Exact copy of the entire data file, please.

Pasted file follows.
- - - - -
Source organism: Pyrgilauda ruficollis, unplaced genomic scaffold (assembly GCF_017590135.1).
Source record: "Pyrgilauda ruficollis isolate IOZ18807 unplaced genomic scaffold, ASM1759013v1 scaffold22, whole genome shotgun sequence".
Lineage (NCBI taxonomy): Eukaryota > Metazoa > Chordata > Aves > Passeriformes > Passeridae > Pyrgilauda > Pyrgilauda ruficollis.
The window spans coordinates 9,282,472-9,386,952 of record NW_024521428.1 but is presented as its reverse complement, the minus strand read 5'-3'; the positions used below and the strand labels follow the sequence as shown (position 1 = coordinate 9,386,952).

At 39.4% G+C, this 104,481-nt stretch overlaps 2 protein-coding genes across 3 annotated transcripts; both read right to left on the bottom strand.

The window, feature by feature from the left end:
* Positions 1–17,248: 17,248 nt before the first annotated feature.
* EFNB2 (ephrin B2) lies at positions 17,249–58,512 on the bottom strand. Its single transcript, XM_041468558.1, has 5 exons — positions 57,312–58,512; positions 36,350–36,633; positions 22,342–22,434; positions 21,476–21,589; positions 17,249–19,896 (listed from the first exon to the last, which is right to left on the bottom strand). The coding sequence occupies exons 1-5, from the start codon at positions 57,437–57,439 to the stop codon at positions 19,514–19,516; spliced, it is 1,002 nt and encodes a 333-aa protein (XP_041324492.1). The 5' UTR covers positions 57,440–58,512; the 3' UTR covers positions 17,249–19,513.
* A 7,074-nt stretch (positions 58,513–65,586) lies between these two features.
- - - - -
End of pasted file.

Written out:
Source organism: Pyrgilauda ruficollis, unplaced genomic scaffold (assembly GCF_017590135.1).
Source record: "Pyrgilauda ruficollis isolate IOZ18807 unplaced genomic scaffold, ASM1759013v1 scaffold22, whole genome shotgun sequence".
Lineage (NCBI taxonomy): Eukaryota > Metazoa > Chordata > Aves > Passeriformes > Passeridae > Pyrgilauda > Pyrgilauda ruficollis.
The window spans coordinates 9,282,472-9,386,952 of record NW_024521428.1 but is presented as its reverse complement, the minus strand read 5'-3'; the positions used below and the strand labels follow the sequence as shown (position 1 = coordinate 9,386,952).

At 39.4% G+C, this 104,481-nt stretch overlaps 2 protein-coding genes across 3 annotated transcripts; both read right to left on the bottom strand.

The window, feature by feature from the left end:
* Positions 1–17,248: 17,248 nt before the first annotated feature.
* EFNB2 (ephrin B2) lies at positions 17,249–58,512 on the bottom strand. Its single transcript, XM_041468558.1, has 5 exons — positions 57,312–58,512; positions 36,350–36,633; positions 22,342–22,434; positions 21,476–21,589; positions 17,249–19,896 (listed from the first exon to the last, which is right to left on the bottom strand). The coding sequence occupies exons 1-5, from the start codon at positions 57,437–57,439 to the stop codon at positions 19,514–19,516; spliced, it is 1,002 nt and encodes a 333-aa protein (XP_041324492.1). The 5' UTR covers positions 57,440–58,512; the 3' UTR covers positions 17,249–19,513.
* A 7,074-nt stretch (positions 58,513–65,586) lies between these two features.